Skilled nursing facilities provide 24/7 care, giving patients direct and frequent access to providers and specialists including physical, occupational, and speech-language therapies. They will listen to your own individual goals - anything from reducing reliance on a wheelchair to driving, gardening, riding a bike - and put together a care plan to put you on the right path. They’ll make sure that you can safely care for yourself before being discharged home. This can include helping you get comfortable with any assistive devices you might need, such as a cane, walker, or rollator.
Another important benefit of inpatient care is the coordinated treatment each patient receives. Medical staff are able to check in throughout the day frequently. Ongoing monitoring makes it easier for doctors, nurses, and therapists to get a clear assessment of how each patient is recovering. This allows for responsive adjustments if more attention is needed. Medical staff can address any clinical needs beyond the specific treatment you’re there for.
Outpatient and home therapy
If the decision is that a stay in a skilled nursing facility isn’t necessary, you’ll likely receive outpatient or home-based therapy to continue your recovery. This could include many of the same therapies you’d receive as an inpatient, such as physical and occupational therapy as well as speech-language pathology, but on a less intense schedule. You may also be referred for home health care, also known as a visiting nurse. Again, this provides some of the same care you’d receive in a skilled nursing facility - like wound care or IV therapy - but on a more limited basis and without close 24/7 observation.
If you’re being discharged directly home, it means you have enough mobility to meet your basic needs. The additional therapy you receive is designed to improve upon your health - for example, you might be targeting improved mobility or strength in one particular joint, as opposed to overall functional strength. In other words, if you struggle to stand up, you wouldn’t benefit from home-based therapy designed to increase your range of movement.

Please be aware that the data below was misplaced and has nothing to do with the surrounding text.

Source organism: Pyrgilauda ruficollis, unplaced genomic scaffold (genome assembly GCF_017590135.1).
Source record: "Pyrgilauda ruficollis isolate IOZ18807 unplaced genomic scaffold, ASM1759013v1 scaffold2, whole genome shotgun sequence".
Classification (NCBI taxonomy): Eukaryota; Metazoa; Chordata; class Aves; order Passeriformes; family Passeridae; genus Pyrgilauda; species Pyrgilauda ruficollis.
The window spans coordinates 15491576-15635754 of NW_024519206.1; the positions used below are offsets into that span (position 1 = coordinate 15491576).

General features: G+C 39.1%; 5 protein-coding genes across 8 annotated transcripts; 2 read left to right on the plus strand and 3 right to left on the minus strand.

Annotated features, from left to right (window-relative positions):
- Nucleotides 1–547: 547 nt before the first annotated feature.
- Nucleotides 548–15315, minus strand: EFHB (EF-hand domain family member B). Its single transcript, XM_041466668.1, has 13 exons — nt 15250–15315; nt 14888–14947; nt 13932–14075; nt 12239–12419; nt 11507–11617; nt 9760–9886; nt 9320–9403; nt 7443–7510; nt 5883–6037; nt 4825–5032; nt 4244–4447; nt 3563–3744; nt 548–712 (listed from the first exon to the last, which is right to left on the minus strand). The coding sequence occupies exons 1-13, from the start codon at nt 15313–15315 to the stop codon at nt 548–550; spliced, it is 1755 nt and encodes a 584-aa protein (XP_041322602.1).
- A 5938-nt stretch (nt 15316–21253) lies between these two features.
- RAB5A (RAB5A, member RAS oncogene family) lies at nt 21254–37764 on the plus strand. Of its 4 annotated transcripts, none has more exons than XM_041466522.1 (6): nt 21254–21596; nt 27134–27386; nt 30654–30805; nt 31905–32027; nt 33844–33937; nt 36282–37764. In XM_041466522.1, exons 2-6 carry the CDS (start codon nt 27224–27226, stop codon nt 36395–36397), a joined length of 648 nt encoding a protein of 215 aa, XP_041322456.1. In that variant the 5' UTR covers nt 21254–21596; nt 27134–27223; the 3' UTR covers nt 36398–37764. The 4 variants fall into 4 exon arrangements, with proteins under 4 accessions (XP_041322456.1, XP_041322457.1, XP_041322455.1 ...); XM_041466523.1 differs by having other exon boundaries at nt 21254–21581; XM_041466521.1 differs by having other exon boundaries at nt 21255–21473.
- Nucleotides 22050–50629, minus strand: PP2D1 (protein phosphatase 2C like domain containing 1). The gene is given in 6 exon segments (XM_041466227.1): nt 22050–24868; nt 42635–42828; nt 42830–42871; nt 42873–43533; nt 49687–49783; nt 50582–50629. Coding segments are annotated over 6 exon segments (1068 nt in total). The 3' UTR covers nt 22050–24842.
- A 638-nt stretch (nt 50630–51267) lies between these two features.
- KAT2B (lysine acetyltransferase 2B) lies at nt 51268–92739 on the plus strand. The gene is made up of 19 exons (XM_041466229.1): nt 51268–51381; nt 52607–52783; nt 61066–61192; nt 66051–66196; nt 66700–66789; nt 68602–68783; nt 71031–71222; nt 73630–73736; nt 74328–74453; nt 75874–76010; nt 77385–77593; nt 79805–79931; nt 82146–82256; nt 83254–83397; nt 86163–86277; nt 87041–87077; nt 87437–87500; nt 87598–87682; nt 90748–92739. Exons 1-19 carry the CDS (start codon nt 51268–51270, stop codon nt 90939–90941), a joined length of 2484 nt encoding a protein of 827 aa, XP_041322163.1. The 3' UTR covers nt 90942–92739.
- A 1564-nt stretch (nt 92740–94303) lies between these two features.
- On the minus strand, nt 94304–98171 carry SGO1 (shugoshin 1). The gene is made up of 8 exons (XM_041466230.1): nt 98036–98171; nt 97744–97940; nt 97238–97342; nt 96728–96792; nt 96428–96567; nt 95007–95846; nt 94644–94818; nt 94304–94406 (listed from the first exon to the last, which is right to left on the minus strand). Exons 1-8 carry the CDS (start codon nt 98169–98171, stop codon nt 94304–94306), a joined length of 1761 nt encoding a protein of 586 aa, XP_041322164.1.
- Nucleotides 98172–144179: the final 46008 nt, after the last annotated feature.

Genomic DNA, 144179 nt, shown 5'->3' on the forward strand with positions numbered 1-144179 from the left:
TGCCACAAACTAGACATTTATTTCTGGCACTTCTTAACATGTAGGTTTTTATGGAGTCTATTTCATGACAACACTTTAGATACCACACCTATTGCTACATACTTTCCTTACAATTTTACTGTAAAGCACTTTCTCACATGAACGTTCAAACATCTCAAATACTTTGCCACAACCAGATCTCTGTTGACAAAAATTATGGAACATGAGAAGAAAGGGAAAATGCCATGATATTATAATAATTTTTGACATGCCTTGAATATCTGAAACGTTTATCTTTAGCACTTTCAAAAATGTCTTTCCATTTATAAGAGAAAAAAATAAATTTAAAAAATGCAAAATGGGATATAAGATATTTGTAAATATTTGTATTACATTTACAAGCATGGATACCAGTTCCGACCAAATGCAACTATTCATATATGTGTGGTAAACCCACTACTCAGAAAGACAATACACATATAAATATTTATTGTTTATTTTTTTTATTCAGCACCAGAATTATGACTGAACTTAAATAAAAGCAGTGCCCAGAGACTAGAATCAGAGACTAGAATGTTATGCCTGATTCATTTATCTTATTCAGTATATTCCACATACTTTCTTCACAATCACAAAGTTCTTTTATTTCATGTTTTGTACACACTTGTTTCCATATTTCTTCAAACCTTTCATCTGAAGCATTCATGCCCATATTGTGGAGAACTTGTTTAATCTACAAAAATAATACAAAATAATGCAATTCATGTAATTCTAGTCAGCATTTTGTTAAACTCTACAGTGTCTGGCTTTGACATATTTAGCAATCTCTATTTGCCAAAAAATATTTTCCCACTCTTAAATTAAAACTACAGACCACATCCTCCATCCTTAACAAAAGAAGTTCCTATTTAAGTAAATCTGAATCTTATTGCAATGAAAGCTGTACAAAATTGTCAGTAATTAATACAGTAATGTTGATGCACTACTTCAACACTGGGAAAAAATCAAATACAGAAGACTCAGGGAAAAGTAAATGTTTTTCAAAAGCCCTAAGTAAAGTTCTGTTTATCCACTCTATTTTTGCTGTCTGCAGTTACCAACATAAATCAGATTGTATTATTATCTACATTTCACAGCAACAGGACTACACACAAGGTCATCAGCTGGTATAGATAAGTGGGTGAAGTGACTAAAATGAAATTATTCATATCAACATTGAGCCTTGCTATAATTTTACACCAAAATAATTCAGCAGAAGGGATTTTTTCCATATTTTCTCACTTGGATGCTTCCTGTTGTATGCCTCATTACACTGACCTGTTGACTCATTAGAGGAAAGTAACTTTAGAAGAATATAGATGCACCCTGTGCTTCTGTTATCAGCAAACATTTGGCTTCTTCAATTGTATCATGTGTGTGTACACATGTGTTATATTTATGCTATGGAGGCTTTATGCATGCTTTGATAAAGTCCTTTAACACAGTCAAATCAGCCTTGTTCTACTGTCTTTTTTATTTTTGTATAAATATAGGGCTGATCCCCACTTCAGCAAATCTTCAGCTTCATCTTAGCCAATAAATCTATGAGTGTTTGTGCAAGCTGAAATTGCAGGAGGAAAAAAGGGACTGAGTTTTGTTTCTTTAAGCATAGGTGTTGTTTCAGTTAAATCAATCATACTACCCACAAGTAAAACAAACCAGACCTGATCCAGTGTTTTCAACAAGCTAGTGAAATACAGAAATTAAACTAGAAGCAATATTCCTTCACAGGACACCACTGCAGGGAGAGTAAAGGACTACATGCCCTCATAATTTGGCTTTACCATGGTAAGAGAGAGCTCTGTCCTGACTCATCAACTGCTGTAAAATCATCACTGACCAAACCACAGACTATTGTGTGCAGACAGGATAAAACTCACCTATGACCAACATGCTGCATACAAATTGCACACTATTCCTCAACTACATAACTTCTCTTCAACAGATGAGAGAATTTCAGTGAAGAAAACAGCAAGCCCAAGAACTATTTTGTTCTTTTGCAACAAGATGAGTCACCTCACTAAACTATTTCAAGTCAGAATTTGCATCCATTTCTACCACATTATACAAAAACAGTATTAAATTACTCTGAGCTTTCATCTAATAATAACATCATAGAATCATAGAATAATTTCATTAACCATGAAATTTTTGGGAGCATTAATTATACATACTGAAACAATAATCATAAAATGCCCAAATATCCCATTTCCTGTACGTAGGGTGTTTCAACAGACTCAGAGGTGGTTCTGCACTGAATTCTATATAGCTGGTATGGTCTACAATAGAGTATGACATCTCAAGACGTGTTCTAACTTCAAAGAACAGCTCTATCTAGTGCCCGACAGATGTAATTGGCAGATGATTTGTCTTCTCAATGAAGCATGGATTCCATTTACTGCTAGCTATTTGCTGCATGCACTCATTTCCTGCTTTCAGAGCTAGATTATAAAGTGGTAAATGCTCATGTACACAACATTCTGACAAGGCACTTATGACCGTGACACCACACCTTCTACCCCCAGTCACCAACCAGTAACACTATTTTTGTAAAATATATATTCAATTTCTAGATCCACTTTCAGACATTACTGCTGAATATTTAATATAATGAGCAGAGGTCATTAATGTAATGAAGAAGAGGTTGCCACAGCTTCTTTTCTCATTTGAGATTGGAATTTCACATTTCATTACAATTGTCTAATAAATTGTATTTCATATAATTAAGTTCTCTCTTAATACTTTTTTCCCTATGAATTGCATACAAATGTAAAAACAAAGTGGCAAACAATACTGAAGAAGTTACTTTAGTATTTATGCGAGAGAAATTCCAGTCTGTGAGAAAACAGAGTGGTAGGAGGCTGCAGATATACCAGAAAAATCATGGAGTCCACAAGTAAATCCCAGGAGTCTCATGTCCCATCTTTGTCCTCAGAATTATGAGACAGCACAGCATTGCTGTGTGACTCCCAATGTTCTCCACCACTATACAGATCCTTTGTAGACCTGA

However, you don’t necessarily need to have full independence or complete all of those day-to-day activities on your own to be discharged home. Some people have support networks that can help them with those tasks. As long as you have minimum mobility and someone to help, you can likely go home. Otherwise, you’ll need inpatient rehabilitative services until you regain the ability to support yourself.
We’re here wherever you need us
Overall, the decision about sending you home or to a skilled nursing facility is about ensuring your long-term health and safe outcomes. We want to make sure that you’re in the best possible position for a full recovery, building a solid foundation to get you back to the highest level of health and well-being possible.
Regardless of where you need to recover, Hebrew SeniorLife is here for you. Hebrew Rehabilitation Center in Boston and Dedham offers inpatient skilled nursing facilities and outpatient therapies. Hebrew SeniorLife also offers a range of in-home services across the Boston area, including home health, private non-medical care, and rehab therapy. For more information and to determine which service may be best for you, contact us today.
Karen Drake also contributed to this blog post.
At Hebrew Rehabilitation Center in Boston and Dedham, MA, we offer adult physical therapy, occupational therapy, and speech therapy using state-of-the-art mobility and treatment equipment.
Hebrew Rehabilitation Center in Boston and at NewBridge on the Charles in Dedham offers five-star skilled nursing care and rehabilitation after a hospitalization, surgery, or other illness, so you can return to the people and activities you care about most.
Often covered by health insurance, Hebrew SeniorLife’s physical, occupational, or speech-language therapists come to you with Therapy House Calls.